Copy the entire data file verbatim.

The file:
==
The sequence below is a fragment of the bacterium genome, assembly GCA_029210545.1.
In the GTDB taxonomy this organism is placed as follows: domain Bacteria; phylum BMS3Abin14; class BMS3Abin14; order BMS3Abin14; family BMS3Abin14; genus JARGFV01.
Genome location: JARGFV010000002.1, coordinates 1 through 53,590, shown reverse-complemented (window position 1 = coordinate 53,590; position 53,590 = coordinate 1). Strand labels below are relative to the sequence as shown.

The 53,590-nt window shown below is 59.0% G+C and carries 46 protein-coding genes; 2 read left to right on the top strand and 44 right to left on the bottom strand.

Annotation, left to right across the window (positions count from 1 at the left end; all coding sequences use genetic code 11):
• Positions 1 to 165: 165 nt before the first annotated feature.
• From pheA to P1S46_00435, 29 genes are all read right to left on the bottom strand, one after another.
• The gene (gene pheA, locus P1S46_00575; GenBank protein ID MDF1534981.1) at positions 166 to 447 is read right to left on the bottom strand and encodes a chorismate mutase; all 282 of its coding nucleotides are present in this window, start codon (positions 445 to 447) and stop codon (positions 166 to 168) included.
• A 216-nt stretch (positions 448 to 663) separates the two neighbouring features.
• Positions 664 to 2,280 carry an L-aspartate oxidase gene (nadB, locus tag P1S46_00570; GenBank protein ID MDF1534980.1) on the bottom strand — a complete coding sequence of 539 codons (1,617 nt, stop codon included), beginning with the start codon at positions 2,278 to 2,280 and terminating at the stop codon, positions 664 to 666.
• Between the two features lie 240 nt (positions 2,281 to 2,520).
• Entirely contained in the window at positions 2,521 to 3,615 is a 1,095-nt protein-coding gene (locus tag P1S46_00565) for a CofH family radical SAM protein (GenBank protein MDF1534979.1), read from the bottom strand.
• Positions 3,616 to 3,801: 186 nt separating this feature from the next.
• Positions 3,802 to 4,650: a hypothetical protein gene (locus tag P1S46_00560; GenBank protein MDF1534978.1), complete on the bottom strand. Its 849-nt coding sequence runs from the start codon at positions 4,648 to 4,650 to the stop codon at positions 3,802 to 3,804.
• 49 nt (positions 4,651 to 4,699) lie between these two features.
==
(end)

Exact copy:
The sequence below is a fragment of the bacterium genome, assembly GCA_029210545.1.
In the GTDB taxonomy this organism is placed as follows: domain Bacteria; phylum BMS3Abin14; class BMS3Abin14; order BMS3Abin14; family BMS3Abin14; genus JARGFV01.
Genome location: JARGFV010000002.1, coordinates 1 through 53,590, shown reverse-complemented (window position 1 = coordinate 53,590; position 53,590 = coordinate 1). Strand labels below are relative to the sequence as shown.

The 53,590-nt window shown below is 59.0% G+C and carries 46 protein-coding genes; 2 read left to right on the top strand and 44 right to left on the bottom strand.

Annotation, left to right across the window (positions count from 1 at the left end; all coding sequences use genetic code 11):
• Positions 1 to 165: 165 nt before the first annotated feature.
• From pheA to P1S46_00435, 29 genes are all read right to left on the bottom strand, one after another.
• The gene (gene pheA, locus P1S46_00575; GenBank protein ID MDF1534981.1) at positions 166 to 447 is read right to left on the bottom strand and encodes a chorismate mutase; all 282 of its coding nucleotides are present in this window, start codon (positions 445 to 447) and stop codon (positions 166 to 168) included.
• A 216-nt stretch (positions 448 to 663) separates the two neighbouring features.
• Positions 664 to 2,280 carry an L-aspartate oxidase gene (nadB, locus tag P1S46_00570; GenBank protein ID MDF1534980.1) on the bottom strand — a complete coding sequence of 539 codons (1,617 nt, stop codon included), beginning with the start codon at positions 2,278 to 2,280 and terminating at the stop codon, positions 664 to 666.
• Between the two features lie 240 nt (positions 2,281 to 2,520).
• Entirely contained in the window at positions 2,521 to 3,615 is a 1,095-nt protein-coding gene (locus tag P1S46_00565) for a CofH family radical SAM protein (GenBank protein MDF1534979.1), read from the bottom strand.
• Positions 3,616 to 3,801: 186 nt separating this feature from the next.
• Positions 3,802 to 4,650: a hypothetical protein gene (locus tag P1S46_00560; GenBank protein MDF1534978.1), complete on the bottom strand. Its 849-nt coding sequence runs from the start codon at positions 4,648 to 4,650 to the stop codon at positions 3,802 to 3,804.
• 49 nt (positions 4,651 to 4,699) lie between these two features.